• Signs of dual care: paternity leave has been introduced in several countries. Formally, fathers are allowed to take parental leave, but they rarely do so unless ‘forced’. Untranslatable paternity leave is one of the measures encouraging dual care. In this respect, Slovenia is the most advanced of the Eastern European countries, being comparable to Sweden and Denmark; it gives 2 weeks of non-transferable paternity leave and 4 months of transferable paid paternity leave (both 100 percent compensation) (Wall 2007). Some other countries give shorter paternity leave, for example Latvia gives 10 days of paid paternity leave at childbirth, Estonia 14 days, and Hungary 5 unpaid days (Pascall & Kwak 2005). Lithuania gives one month of 100 percent compensated leave for the father (Ministry of Social Security and Labour 2008).

Dual burden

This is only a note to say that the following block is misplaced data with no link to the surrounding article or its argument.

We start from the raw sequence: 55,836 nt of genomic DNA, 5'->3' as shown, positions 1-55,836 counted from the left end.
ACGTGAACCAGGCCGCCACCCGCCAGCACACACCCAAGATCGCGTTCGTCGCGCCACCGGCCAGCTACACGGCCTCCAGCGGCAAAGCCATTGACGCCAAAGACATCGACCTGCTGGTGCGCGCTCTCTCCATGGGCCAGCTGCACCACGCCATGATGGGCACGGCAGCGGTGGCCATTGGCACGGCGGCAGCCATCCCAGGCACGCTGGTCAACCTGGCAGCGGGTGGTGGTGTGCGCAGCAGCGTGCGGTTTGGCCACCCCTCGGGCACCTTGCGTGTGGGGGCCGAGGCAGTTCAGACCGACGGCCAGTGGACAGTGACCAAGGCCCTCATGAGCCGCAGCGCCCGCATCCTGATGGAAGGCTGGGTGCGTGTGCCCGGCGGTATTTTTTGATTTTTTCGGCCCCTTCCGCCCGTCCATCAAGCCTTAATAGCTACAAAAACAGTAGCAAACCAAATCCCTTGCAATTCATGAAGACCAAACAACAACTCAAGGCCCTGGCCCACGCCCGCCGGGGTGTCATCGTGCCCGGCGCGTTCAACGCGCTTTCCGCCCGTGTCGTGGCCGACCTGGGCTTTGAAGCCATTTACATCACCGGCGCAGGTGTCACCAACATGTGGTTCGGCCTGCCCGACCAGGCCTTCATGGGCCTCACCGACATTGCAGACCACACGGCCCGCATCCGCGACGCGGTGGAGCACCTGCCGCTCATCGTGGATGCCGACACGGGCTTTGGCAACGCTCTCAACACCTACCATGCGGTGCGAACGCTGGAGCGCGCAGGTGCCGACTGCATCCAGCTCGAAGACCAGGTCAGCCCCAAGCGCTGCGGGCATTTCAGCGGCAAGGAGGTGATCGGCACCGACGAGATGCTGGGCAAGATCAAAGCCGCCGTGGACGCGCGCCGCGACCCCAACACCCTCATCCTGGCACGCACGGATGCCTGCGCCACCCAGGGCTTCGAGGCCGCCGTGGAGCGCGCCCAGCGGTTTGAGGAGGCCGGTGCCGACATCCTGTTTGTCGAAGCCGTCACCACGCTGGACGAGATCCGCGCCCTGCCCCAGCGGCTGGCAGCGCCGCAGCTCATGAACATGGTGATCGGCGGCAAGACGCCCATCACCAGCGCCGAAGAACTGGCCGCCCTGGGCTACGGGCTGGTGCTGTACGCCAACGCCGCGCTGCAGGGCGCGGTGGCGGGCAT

Contrary to common assumptions, difficulties combining paid work with unpaid household work (sharing care work within the family) do not seem to be a specifically Eastern European problem. Informal care work is far from equally shared, but the survey data indicated that the dual workload in 2001 was more balanced between the sexes in 12 candidate countries than in the EU-15 countries (Paoli et al. 2002). Males were more involved in caring for children, cooking, and caring for elderly or disabled relatives in Eastern European countries than in the EU-15. Such observations hold on average. By comparing individual countries – for example, Sweden (which is quite advanced in notions of gender equality) with Russia (where men are largely alienated from the family) – we find that the opposite holds true. Nevertheless, a significant move towards more equally shared domestic work between the sexes should be noted in both Sweden and Russia over time (Kravchenko & Motiejunaite 2008).